This is so stupidly counter productive. We should support democracy everywhere, and stop being so fucking hypocritical.
posted by empath at 1:43 PM on January 25, 2011 [6 favorites]


support Democracy? In Egypt? Where do you find it? Here is why this is happening:
"Al-Azhar Sheikh: Israel Aims To Crumble Arab World

Al-Azhar Sheikh Dr. Ahmad Al-Tayyeb has warned of what he calls Israeli and Western plots to crumble the Arab world, with the aim of turning Israeli into a large country controlling the region.
He said that the best proof of this is what happened in Iraq, Sudan, Yemen, and the Arab Maghreb countries.
Al-Tayyeb complained about the calls abroad to split Egypt into three smaller states – a Muslim one, a Christian one, and a Nubian one – and said that Egyptian society is the most cohesive in the world.

Source: Al-Ahram, Egypt, January 25, 2011
[see...we are always the ones at fault]
posted by Postroad at 1:49 PM on January 25, 2011


And slight shift by the progressive Egyptian presidential candidate Mohamed ElBaradei who came under fire for not supporting the protesters full throat. Here's his quote from last week:
"These things need to be organised and planned properly," said the 68-year-old. "I would like to use the means available from within the system to effect change, such as the petition we are gathering demanding political reform. The government has to send a message to the people saying 'yes, we understand you', and of course, if things do not move then we will have to consider other options including protests and a general strike.

"I still hope that change will come in an orderly way and not through the Tunisian model," he added. "But if you keep closing the door to peaceful change then don't be surprised if the scenes we saw in Tunisia spread across the region."
And then yesterday:
SPIEGEL: Mr. ElBaradei, the opposition in Egypt has called for a nationwide "Day of Anger" on Tuesday. Do you support the protests?

ElBaradei: Yes, I do. I stand behind any peaceful demand for change. My call for reforms has gone unheard with the regime, which leaves taking to the streets as the only option. These are young, impatient people who are now demonstrating their resolve, and I very much hope that the protests will not get out of hand.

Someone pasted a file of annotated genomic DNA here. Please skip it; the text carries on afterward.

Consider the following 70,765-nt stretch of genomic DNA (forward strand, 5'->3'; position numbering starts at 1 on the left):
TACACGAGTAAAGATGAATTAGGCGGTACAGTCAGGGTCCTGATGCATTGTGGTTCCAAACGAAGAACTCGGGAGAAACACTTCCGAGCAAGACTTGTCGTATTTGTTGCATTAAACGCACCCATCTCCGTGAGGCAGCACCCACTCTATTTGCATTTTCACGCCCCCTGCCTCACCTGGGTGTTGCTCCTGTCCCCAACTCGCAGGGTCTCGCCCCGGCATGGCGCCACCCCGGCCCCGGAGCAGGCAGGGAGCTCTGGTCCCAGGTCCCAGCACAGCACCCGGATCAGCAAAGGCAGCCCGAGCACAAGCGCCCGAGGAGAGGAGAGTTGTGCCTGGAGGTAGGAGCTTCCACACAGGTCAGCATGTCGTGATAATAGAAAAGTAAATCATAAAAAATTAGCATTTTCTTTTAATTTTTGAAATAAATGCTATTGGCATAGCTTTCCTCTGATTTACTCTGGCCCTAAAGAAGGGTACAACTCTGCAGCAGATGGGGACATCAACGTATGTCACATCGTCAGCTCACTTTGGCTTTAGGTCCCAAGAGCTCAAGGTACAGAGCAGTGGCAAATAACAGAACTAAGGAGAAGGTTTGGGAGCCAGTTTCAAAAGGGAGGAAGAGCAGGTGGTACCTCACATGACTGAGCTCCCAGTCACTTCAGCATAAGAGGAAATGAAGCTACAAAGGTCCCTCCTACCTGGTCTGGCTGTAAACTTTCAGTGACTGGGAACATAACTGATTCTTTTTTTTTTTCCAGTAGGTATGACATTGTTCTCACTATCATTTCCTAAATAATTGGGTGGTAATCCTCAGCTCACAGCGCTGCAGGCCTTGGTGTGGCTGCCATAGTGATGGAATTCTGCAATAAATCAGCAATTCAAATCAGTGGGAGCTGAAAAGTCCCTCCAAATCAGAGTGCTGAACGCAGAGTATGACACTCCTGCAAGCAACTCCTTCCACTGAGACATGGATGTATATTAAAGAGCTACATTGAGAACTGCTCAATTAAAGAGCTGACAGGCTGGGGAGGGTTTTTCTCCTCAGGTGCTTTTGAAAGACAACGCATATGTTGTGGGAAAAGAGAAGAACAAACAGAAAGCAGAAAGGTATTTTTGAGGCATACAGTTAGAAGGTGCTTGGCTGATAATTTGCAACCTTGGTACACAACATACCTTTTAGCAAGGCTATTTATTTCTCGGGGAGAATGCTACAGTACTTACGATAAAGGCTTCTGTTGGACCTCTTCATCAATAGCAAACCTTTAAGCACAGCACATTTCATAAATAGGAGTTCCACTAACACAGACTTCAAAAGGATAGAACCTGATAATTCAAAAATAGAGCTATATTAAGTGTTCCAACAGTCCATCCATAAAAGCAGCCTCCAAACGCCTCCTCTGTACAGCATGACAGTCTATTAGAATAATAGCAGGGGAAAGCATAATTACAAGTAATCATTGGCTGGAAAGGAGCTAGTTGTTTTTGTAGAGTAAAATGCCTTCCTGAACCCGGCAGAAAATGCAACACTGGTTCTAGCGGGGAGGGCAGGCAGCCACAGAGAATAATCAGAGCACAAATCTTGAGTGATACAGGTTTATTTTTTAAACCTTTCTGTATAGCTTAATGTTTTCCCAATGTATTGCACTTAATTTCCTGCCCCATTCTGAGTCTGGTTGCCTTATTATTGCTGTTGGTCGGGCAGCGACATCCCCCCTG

SPIEGEL: Do you believe that the protests will truly lead to change?

ElBaradei: They mark the beginning of an historic process. The Egyptians have recognized that they must take their fate into their own hands. For the first time in the country's recent history, they are really prepared to take to the streets. The culture of fear that the regime cultivated has been broken. There is no turning back now. Activists anticipate the biggest demonstrations in decades. These protests are a snowball that could turn into an avalanche.
The short interview is worth reading, especially for ElBaradei's explanation for why he stands with the Muslim Brotherhood against Mubarak.
posted by jng at 1:50 PM on January 25, 2011 [1 favorite]


support Democracy? In Egypt? Where do you find it? Here is why this is happening:

I can't quite put my finger on it why I think this, but what is happening in Iran, Tunisia, Lebenon, Egypt, etc, feel like the color revolutions. Are they not rebelling in support of democratic reforms?
posted by empath at 1:55 PM on January 25, 2011


OTOH, significant changes from Iran's much celebrated "green revolution" do not seem to have materialized.
posted by CheeseDigestsAll at 1:57 PM on January 25, 2011


the derspiegel interview with elbaradei is really interesting:
SPIEGEL: Can he still prevent the protests from spreading?

ElBaradei: To do so, Mubarak would have to not stand for election and he would have to allow a democratic constitution that makes free elections possible. And naturally the martial law that has been imposed on the country for the last 29 years would have to be lifted. Without these concessions, the regime will not survive.

SPIEGEL: Israel fears a revolution in Egypt. Many people in Jerusalem believe that the Muslim Brotherhood would then come to power and declare war on the Jewish state.

ElBaradei: We should stop demonizing the Muslim Brotherhood. It is incorrect that our only choice is between oppression under Mubarak and the chaos of religious extremists. I have many differences with the Muslim Brotherhood. But they have not committed any acts of violence in five decades. They too want change. If we want democracy and freedom, we have to include them instead of marginalizing them.
it seems like el baradei is really sticking his neck out.... i wonder whether the us has decided to take a more active stance against a mubarack succession. i believe mubarack I is very ill.
posted by ennui.bz at 1:59 PM on January 25, 2011


I have a sneaking suspicion that this is just Tiananmen & Tehran all over again.

...some people will die, some will get arrested & subsequently executed, everyone will get all excited, and then a whole lot of not much else will happen.